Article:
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    Author(s): Scott R. Abella
    Date: 2008
    Source: Gen. Tech. Rep. RMRS-GTR-218. Fort Collins, CO: U.S. Department of Agriculture, Forest Service, Rocky Mountain Research Station. 27 p.
    Publication Series: General Technical Report (GTR)
    Station: Rocky Mountain Research Station
    PDF: View PDF  (1.6 MB)


    Gambel oak (Quercus gambelii) is a key deciduous species in southwestern ponderosa pine (Pinus ponderosa) forests and is important for wildlife habitat, soil processes, and human values. This report (1) summarizes Gambel oak's biological characteristics and importance in ponderosa pine forests, (2) synthesizes literature on changes in tree densities and fire frequencies since Euro-American settlement in pine-oak forests, (3) suggests management prescriptions for accomplishing various oak management objectives (for example, increasing diameter growth or acorn production), and (4) provides an appendix containing 203 Gambel oak literature citations organized by subject. Nine studies that reconstructed Gambel oak density changes since settlement in the late 1800s reported that densities of small oaks have escalated, with increases ranging from 4- to more than 63-fold. A possible argument for passive oak management, that overall oak abundance has decreased, is not supported by published research. Manipulating oak growth forms is one of the main means for managing oak and ecosystem components affected by oak. Published research has classified variants of three basic oak growth forms: shrubby thickets of small stems, pole-sized clumps, and large trees. Burning and cutting constitute major prescriptions for manipulating these growth forms, whereas pine thinning has most consistently increased oak diameter growth for promoting large oaks. Because of their high ecological value, large, old oaks should be retained in any management prescription. Sufficient research has been published on which to base some oak management prescriptions, but additional research on poorly understood aspects of oak's ecology is needed to refine and improve oak management.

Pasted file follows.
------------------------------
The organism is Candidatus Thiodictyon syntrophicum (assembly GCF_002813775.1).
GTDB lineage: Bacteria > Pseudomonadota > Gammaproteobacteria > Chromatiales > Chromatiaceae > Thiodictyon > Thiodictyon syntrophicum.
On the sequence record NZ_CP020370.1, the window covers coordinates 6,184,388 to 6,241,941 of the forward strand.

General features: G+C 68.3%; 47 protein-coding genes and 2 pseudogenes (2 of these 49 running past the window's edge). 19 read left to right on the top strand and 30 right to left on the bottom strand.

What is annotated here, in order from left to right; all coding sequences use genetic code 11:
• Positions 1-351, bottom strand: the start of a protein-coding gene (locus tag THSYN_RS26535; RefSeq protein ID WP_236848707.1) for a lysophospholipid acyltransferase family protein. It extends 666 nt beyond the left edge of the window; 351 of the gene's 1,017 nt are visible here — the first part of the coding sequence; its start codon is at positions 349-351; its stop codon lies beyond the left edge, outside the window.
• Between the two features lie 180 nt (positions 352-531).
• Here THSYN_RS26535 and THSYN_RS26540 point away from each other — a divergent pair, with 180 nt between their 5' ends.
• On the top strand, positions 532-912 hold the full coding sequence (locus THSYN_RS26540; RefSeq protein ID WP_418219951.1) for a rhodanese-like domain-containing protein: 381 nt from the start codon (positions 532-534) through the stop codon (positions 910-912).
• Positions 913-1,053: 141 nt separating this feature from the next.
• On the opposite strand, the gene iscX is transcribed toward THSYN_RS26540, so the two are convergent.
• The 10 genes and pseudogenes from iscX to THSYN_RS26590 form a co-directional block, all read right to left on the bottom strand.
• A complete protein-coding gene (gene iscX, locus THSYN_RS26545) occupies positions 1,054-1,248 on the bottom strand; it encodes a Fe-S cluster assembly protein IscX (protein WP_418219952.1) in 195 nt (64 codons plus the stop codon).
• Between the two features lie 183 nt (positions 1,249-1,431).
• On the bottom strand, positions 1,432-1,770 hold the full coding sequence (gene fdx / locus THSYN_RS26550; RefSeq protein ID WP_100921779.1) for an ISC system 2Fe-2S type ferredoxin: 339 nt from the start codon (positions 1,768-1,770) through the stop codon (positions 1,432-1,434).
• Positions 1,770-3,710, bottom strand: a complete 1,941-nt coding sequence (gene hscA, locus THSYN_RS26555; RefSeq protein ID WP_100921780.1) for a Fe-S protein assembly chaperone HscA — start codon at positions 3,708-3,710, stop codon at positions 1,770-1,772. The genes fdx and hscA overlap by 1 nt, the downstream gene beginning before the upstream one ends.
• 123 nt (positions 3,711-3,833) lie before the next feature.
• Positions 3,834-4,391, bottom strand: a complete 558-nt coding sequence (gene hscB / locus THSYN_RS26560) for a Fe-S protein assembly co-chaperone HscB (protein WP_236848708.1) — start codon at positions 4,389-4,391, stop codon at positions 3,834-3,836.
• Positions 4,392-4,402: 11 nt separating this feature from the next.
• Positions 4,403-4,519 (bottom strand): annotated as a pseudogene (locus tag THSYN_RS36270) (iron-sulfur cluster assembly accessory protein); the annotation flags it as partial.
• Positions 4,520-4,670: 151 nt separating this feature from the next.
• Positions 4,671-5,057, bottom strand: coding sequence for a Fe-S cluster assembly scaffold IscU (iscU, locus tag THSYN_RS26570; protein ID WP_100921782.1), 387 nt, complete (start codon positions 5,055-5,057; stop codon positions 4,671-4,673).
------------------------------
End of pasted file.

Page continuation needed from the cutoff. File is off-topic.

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    Abella, Scott R. 2008. Managing Gambel oak in southwestern ponderosa pine forests: the status of our knowledge. Gen. Tech. Rep. RMRS-GTR-218. Fort Collins, CO: U.S. Department of Agriculture, Forest Service, Rocky Mountain Research Station. 27 p.


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    Pinus ponderosa, Quercus gambelii, thinning, management, ecological restoration, wildlife-habitat relationships

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